Social Club Extends Inclusion Beyond the Classroom
“ Mainstreaming” was the original thought that brought many students with special needs out of specialized school and into the main stream with everyone else. It was a wonderful new thought to accompany the growing awareness that accepting diversity was necessary and Important. Out of this, inclusive classrooms were born and now have been around for years.
So, how’s it going? Since I have worked exclusively in preschool inclusive classrooms for the last 20 years, I feel I can answer that and the answer is: both great and not so great. The “great” is that typical children are getting exposed to children that are different and accepting that is “just the way Josh is”. They see “Josh’s” behavior or movements in the classroom and it becomes familiar to them. “Josh doesn’t talk much”, a child might explain referring to his friend who is mostly non-verbal. Or, if they see another child at the grocery store with movements or actions that are known to them, such as a child with cerebral palsy, then they feel the comfort of familiarity. No need to stare. The good is also especially for the child who is atypical. It’s a wonderful opportunity to be accepted and feel like part of the group. In the classroom I see a lot of acceptance and love. Inclusion can work.
The “not-as-great” part is when the child, for physical, sensory or emotional reasons, is having difficulty. The others in the class may think faster, are more coordinated or more comfortable socially.
Enter the solution that keeps the kids in an inclusive classroom but goes beyond and extends inclusion. It’s called Social Club. Social club is a small class that meets regularly wherein kids can do things at their own pace in a way that is comfortable and structured. The staff can be aides, therapists or parent volunteers and is lead by a related service professional or teachers. The activities are structured and measured and are designed to meet the needs of the individual child and the group as a whole.
There are 3 parts to the Social Club
Part One: Motor Skills
The room is set up with a changeable obstacle course. There are balance beams, rocker boards, tunnel, trampolines, stools and ladders to climb on and jump from. Children on the autism or sensory processing spectrum and those with physical disabilities all can use time to practice their motor skills. Hyperactive students and sensory seekers love to use their motor skills. So, an obstacle course is perfect. The students start with the first obstacle and have to continue, one by one, to each obstacle. However, to slow the faster ones down and take advantage of the fact that stimulating the body also stimulates the mind, there is a cognitive task (such as sorting or matching) smack dab in the middle of the course that must be completed before the final treat—which is climbing a ladder and jumping onto a trampoline!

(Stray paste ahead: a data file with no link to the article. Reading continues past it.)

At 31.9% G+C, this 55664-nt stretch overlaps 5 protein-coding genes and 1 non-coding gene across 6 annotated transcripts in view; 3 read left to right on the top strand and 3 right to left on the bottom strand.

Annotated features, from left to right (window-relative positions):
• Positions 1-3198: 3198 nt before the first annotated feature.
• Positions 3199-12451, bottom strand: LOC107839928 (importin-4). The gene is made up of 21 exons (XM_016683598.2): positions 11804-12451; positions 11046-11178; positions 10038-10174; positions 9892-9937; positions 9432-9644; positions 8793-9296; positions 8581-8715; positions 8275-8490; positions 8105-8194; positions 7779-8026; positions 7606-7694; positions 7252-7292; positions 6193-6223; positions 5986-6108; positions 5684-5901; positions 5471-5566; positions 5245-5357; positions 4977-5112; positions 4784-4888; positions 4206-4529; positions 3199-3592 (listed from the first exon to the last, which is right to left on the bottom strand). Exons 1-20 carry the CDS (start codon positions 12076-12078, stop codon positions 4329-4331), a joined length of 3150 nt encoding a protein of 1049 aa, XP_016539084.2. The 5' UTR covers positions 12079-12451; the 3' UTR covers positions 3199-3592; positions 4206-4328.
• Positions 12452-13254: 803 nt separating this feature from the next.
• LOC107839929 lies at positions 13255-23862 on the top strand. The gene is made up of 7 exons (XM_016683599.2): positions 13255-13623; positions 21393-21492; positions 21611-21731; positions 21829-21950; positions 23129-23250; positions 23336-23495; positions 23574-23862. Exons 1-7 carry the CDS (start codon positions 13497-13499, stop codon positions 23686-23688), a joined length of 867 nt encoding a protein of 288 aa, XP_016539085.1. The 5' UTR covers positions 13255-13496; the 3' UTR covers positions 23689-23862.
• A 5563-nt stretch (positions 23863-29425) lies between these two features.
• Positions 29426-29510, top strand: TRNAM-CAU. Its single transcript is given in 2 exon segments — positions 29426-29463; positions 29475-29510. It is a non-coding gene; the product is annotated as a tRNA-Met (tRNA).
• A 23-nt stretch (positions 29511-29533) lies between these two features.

Part Two: Sensory-Motor-Social Skills
The equipment is pushed aside for part two and we begin specific games that enhance social, motor or sensory skills and often all three! Examples include: Doing tabletop activities such as spreading paint on paper with ice cubes; making goop in sandwich bags; blowing bubbles all together from a large bowl; waiting for the signal (1-2-3 GO!) And then all hold hands and run to the other side of the room; kicking a ball to each other, etc…With this large variety of experiences, children learn to adjust to new changes, listen to instructions or imitate others action.
Part Three: Circle Songs
We end in the same way. We sit in a circle and sing. We especially like songs that talk about names (their names) and everyone in the circle’s names. There are other games that are just gestures or non-sense sounds that non-verbal children can imitate.
We might also use this time to roll a ball to each other and reinforce awareness of names by having the child say the name or point to the child who gets the ball. We’ve got enough adults to help make it all go smoothly. Early on we used typical children to be role models for the others, but we found that these children went too fast or got antsy if it wasn’t faster so we went back to a more homogenize group.
In Social Club, everyone can snuggle in, fit, and do things in a more measured pace. They also have had a kind of “dress rehearsal” since we bring games from social club into the regular classroom and they already know how to play the games!
GOT GAME? Barbara Sher’s books in eleven foreign languages has a gazillion ideas on ways to play with your child whether you’re a parent of one or an inclusive teacher with many. To see which of Barbara’s books and CD fit your needs, check website: Amazon.com
- Inclusion: Why It Matters?
- Let’s Talk Inclusion: What is Inclusion
- Let’s Talk Inclusion: Inclusive Playgrounds
- Let’s Talk Inclusion: Inclusive Classrooms
- Let’s Talk Inclusion: Peer Buddy Program
- Inclusive Bathrooms: Let’s Start Talking About It
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This post originally appeared on our July/August 2016 Magazine